At the highest level, we report our performance results on a monthly basis to the Executive Committee and to the product sectors. The Chief Intellectual Property Officer and the Financial Controller of IP&S have quarterly meetings with the Executive Committee to discuss business and performance issues. The managers within IP&S responsible for a specific product sector have quarterly meetings with senior management of the product sectors and business units thereof to discuss business and performance issues relating to that sector and business unit, respectively in detail. We have similar meetings with the senior management of the research organization. At working level, IP&S professional staff has contacts with inventors at R&D departments, product development departments, design departments, marketing & sales departments to discuss invention disclosures for patents, proposals for trademarks, design and domain names in order to be able select the most valuable ones for obtaining IP protection. They also discuss third parties’ IP risks which may exist in the product which is going to be developed or being sold.
 
The IP awareness throughout the company is relatively high and the management group of the company does understand the important role that IP plays in today’s business and the potential value it may bring to their businesses. Although keeping the awareness at a high level demands continuous efforts, the IP&S organization doesn’t have to defend or prove its existence within Philips. Across the company people at different levels are willing to work with us in the understanding that a good and smooth cooperation is to the benefit of their business and thus Philips.
 
Quality Overweighs Quantity
 
China IP: As a professional who has engaged in the management of IP for a long time, how do you understand the importance of IP?
 
Mr. Peters: IP is an important commercial asset to Philips, which can bring in both cash and non-cash profits. In our philosophy, IP strategy has to be an inseparable part of the company’s commercial strategy. A commercial strategy which neglects IP strategy is not a true strategy. Philips adheres to a comprehensive IP strategy, the contents of which include patent, trademark, design, domain names, etc. We also leverage the value of IP assets though measures like licensing and cross-licensing.
 
Meanwhile, I also think that the quality of patents is more important than the quantity. There are many companies which are filing more and more patent applications just because their rivals are applying for more patents or simply because they want to have a good ranking on the annual patent application or grant list. However, Philips does not follow this trend blindly. We attach great importance on high quality patent portfolios and make profits from them. We seek to create the highest values though the most cost-effective ways.
 
China IP: As an experienced expert in this industry, what do you think are the common intellectual property issues in the industry? And how should they be addressed?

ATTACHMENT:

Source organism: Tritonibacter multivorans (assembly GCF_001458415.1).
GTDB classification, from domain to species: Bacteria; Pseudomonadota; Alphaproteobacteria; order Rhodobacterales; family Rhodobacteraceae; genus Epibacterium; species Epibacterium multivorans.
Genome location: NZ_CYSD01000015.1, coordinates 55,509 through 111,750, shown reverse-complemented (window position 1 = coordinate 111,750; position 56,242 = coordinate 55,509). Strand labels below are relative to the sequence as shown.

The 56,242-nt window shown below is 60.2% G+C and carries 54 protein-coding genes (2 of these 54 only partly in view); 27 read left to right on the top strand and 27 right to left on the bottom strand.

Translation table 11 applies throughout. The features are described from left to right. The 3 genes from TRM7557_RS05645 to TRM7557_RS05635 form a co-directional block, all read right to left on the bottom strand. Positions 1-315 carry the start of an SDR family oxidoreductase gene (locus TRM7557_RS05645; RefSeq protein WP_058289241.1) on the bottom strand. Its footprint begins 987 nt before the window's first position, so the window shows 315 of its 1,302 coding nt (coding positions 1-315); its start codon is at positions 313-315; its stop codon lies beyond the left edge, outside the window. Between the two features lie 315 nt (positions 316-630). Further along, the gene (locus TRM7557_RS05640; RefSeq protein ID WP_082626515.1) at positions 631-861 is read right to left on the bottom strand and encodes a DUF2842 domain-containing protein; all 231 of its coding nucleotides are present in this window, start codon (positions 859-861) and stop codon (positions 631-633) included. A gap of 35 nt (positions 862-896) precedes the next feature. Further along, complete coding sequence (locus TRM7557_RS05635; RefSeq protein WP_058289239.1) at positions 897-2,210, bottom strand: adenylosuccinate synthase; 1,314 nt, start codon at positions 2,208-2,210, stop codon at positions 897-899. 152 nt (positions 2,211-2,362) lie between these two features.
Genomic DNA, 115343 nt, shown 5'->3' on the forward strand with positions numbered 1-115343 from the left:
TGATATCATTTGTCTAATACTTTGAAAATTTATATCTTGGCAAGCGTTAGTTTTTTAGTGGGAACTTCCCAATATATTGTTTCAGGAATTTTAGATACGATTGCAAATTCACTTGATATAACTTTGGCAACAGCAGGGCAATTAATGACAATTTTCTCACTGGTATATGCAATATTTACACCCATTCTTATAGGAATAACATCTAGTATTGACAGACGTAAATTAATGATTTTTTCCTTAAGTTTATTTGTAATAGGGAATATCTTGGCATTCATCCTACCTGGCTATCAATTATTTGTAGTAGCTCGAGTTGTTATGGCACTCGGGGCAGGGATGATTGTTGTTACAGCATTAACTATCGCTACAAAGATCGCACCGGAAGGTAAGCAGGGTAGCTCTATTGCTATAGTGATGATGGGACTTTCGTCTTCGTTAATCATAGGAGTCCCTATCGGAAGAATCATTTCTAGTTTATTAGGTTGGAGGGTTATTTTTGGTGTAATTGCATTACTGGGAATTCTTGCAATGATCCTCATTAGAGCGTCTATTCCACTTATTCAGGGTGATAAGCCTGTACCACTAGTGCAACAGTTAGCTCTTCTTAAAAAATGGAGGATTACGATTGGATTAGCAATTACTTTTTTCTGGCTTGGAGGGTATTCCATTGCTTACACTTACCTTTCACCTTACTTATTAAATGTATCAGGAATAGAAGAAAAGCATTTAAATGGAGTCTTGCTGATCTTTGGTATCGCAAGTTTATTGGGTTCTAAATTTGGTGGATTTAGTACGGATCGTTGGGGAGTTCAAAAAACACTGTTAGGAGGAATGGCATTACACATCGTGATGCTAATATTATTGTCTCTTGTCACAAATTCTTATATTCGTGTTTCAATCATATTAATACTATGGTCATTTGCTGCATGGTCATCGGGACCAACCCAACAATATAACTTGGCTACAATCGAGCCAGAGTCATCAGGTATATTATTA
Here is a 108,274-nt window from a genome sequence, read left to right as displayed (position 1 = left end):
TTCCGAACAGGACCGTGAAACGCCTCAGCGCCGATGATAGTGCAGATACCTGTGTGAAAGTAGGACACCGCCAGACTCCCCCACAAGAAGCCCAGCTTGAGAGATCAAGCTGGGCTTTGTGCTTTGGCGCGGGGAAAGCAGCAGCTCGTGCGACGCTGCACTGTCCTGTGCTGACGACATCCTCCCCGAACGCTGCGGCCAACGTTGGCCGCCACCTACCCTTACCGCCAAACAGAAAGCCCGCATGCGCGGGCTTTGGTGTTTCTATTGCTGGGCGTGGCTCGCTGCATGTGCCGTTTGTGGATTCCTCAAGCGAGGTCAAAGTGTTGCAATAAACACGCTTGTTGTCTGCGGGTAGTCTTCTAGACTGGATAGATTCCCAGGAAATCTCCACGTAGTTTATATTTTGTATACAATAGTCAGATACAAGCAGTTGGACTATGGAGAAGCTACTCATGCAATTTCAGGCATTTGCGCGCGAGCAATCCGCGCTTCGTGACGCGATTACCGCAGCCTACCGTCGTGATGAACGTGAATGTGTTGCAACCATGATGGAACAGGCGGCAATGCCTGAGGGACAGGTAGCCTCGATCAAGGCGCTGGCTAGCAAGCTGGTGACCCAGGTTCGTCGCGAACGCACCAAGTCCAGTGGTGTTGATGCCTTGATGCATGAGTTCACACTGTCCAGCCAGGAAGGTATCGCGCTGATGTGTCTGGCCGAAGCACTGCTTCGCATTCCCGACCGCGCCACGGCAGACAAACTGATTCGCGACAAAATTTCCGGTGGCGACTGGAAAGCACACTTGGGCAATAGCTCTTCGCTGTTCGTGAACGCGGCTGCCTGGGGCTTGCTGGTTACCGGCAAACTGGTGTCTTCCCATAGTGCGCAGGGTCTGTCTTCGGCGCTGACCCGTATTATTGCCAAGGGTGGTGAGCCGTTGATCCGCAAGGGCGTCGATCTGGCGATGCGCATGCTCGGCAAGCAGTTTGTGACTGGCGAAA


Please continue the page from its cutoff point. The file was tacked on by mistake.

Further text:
Mr. Peters: During the last decade we have seen a strong growth in the number of patent applications that have been filed and granted in the major countries of the world with China having shown the strongest growth. This growth will continue for the years to come. The patent offices in most of these countries have not been able to cope with this strong increase. This has resulted in substantial backlogs in many patent offices, amounting to more than 4 million unexamined patent applications. Of course, patent offices have been and are taking measures to reduce this backlog, but it will be difficult to eliminate this backlog as the number of local and in particular international filings will continue to increase as markets become increasingly global. It will put the worldwide patent system under pressure. It will lead to a further reduction of the overall patent quality and thus a relative high uncertainty about the validity of granted patents, which hampers the commercial use of these patents. Due to long pendencies of massive numbers of unexamined patent applications it also leads to uncertainties for businesses big and small on how the deal with this cloud of potential risks in making decisions on whether to invest in R&D for new business activities or for developing new products.
 
In my view there is only one way to solve this: we need to increase the quality of patents or stated differently we need to raise the bar for what we consider an invention eligible for a patent. We need to do this in combination with increasing the cost of patenting without creating a threshold for small and medium enterprises presenting them for using the patent system. These two measures will lead to a situation that companies will be more critical in what they will file, which over time will lead to more manageable filing numbers. It will also make it possible to deliver high quality patents in shorter period of time than today, which will not only support applicants in their commercial activities, but also reduces uncertainties with respect to the risk that third party patents may create for businesses. This is a problem that only can be solved by good cooperation between all the stakeholders involved in the IP system: law makers, regulators, patent offices and applicants.
 
Benefit from Patent Licensing
 
China IP: In terms of intellectual property, what are the main battle fields with competitors?